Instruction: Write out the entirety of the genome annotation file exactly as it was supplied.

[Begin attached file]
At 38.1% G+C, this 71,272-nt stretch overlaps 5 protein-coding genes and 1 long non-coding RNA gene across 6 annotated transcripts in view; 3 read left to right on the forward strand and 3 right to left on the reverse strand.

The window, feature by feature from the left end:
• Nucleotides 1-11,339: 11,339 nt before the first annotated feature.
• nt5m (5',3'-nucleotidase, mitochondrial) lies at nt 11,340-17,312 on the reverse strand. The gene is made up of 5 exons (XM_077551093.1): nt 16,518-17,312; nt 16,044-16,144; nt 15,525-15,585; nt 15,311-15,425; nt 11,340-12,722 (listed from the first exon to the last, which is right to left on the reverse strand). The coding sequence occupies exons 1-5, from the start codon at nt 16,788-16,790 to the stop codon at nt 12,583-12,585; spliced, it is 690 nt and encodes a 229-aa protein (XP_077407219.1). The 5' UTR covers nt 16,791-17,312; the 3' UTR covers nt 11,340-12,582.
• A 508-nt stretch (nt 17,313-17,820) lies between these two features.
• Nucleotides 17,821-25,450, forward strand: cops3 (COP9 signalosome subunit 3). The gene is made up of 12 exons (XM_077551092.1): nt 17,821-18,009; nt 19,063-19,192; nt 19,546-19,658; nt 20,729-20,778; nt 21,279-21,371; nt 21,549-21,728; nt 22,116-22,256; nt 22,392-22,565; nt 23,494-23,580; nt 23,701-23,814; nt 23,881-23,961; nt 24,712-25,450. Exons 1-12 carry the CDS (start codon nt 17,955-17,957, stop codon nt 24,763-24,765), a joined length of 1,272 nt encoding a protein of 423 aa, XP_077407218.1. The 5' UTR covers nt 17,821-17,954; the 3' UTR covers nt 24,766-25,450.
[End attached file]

At 38.1% G+C, this 71,272-nt stretch overlaps 5 protein-coding genes and 1 long non-coding RNA gene across 6 annotated transcripts in view; 3 read left to right on the forward strand and 3 right to left on the reverse strand.

The window, feature by feature from the left end:
• Nucleotides 1-11,339: 11,339 nt before the first annotated feature.
• nt5m (5',3'-nucleotidase, mitochondrial) lies at nt 11,340-17,312 on the reverse strand. The gene is made up of 5 exons (XM_077551093.1): nt 16,518-17,312; nt 16,044-16,144; nt 15,525-15,585; nt 15,311-15,425; nt 11,340-12,722 (listed from the first exon to the last, which is right to left on the reverse strand). The coding sequence occupies exons 1-5, from the start codon at nt 16,788-16,790 to the stop codon at nt 12,583-12,585; spliced, it is 690 nt and encodes a 229-aa protein (XP_077407219.1). The 5' UTR covers nt 16,791-17,312; the 3' UTR covers nt 11,340-12,582.
• A 508-nt stretch (nt 17,313-17,820) lies between these two features.
• Nucleotides 17,821-25,450, forward strand: cops3 (COP9 signalosome subunit 3). The gene is made up of 12 exons (XM_077551092.1): nt 17,821-18,009; nt 19,063-19,192; nt 19,546-19,658; nt 20,729-20,778; nt 21,279-21,371; nt 21,549-21,728; nt 22,116-22,256; nt 22,392-22,565; nt 23,494-23,580; nt 23,701-23,814; nt 23,881-23,961; nt 24,712-25,450. Exons 1-12 carry the CDS (start codon nt 17,955-17,957, stop codon nt 24,763-24,765), a joined length of 1,272 nt encoding a protein of 423 aa, XP_077407218.1. The 5' UTR covers nt 17,821-17,954; the 3' UTR covers nt 24,766-25,450.